In addition, since the 2008 global financial crisis, emerging markets, such as the BRICS (Brazil, Russia, India and China) nations, have swiftly emerged as driving forces propelling the growth of the global economy. This new economic landscape suggests that these emerging markets are likely to play a more important role in leading the way for the recovery of the global economy than the US or Europe. The robust demands from these countries’ rising middle classes along with their insatiable desire for consumer goods imply that the existing model of the global production chain merely focusing on final products in advanced economies may be obsolete and needs to be overhauled.
Furthermore, given that the EU is still mired in its debt crisis and the US has not recovered from its economic downturn, the brighter economic prospects of emerging markets not only provide a silver lining for the world economy, but also suggest that the traditional roles these countries play in the global production chain as the “world’s factory” may no longer be valid. It is worth noting that China has initiated new policies to transform the structure of its economic growth by gradually reducing economic dependence on exports while expanding the weight of domestic consumption. If this strategy succeeds, the traditional global production chain targeting Western countries as the final consumer may need to be reconsidered. Foreseeing huge business potential in emerging markets, unsurprisingly, more multinationals have adjusted their marketing strategies and production models, placing more emphasis on these emerging markets to secure the benefits of their rising prosperity.
Another critical change is the promotion of “re-industrialization” in advanced economies. Traditionally, Western multinationals have been major proponents of globalization. By moving less competitive manufacturing jobs overseas and engaging in worldwide outsourcing for cheaper raw materials, labor and services, these multinationals have established a highly integrated global production network across borders and generated widespread welfare for both advanced and developing economies. However, while people in advanced economies enjoy low-priced goods from all over the world, they also have to bear consequences such as the loss of manufacturing jobs and a high unemployment rate.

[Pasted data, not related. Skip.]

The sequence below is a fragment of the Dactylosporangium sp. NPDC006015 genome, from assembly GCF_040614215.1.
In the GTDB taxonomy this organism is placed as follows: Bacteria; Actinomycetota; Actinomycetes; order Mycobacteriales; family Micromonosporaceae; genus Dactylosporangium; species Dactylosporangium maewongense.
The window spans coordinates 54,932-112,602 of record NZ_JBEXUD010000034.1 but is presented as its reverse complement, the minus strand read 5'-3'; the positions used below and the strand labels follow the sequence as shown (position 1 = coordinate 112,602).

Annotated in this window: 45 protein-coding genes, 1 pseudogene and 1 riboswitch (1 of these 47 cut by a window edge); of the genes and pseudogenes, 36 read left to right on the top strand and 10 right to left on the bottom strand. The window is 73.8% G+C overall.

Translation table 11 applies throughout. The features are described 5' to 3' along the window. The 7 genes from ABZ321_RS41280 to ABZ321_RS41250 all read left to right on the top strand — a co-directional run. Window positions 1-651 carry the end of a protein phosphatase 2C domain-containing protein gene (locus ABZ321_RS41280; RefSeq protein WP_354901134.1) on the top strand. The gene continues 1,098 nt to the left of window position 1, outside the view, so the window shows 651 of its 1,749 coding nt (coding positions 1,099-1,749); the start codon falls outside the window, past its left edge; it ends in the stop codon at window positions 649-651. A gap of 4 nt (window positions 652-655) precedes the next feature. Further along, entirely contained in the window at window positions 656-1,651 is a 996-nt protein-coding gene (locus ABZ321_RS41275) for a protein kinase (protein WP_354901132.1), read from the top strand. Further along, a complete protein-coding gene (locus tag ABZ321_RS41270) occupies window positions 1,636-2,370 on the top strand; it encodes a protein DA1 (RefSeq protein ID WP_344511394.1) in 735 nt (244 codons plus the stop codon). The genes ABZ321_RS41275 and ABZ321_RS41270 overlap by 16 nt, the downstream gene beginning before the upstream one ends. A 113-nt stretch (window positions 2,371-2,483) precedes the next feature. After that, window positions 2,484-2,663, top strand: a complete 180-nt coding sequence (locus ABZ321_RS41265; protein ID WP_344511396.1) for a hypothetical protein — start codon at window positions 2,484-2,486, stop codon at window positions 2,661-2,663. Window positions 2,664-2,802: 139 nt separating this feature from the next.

Given the importance of the manufacturing sector in terms of enhancing a nation’s economic security, re-industrialization or revitalizing manufacturing policies have been frequently emphasized in advanced economies since the 2008 global financial crisis. US President Barack Obama has promoted re-industrialization and a revival of the US manufacturing sector by encouraging US multinationals to shift their overseas production lines back to the US. Recently, Apple’s chief executive Tim Cook announced that a line of Apple Mac computers will be manufactured in the US this year.
Coupled with soaring production costs in developing economies, an increased number of multinationals have considered shifting production lines back to more developed countries. As a result, advanced economies may revitalize themselves as manufacturing powerhouse and resumes past glories as leading exporting countries, which would be likely to further alter the structure of global production networks.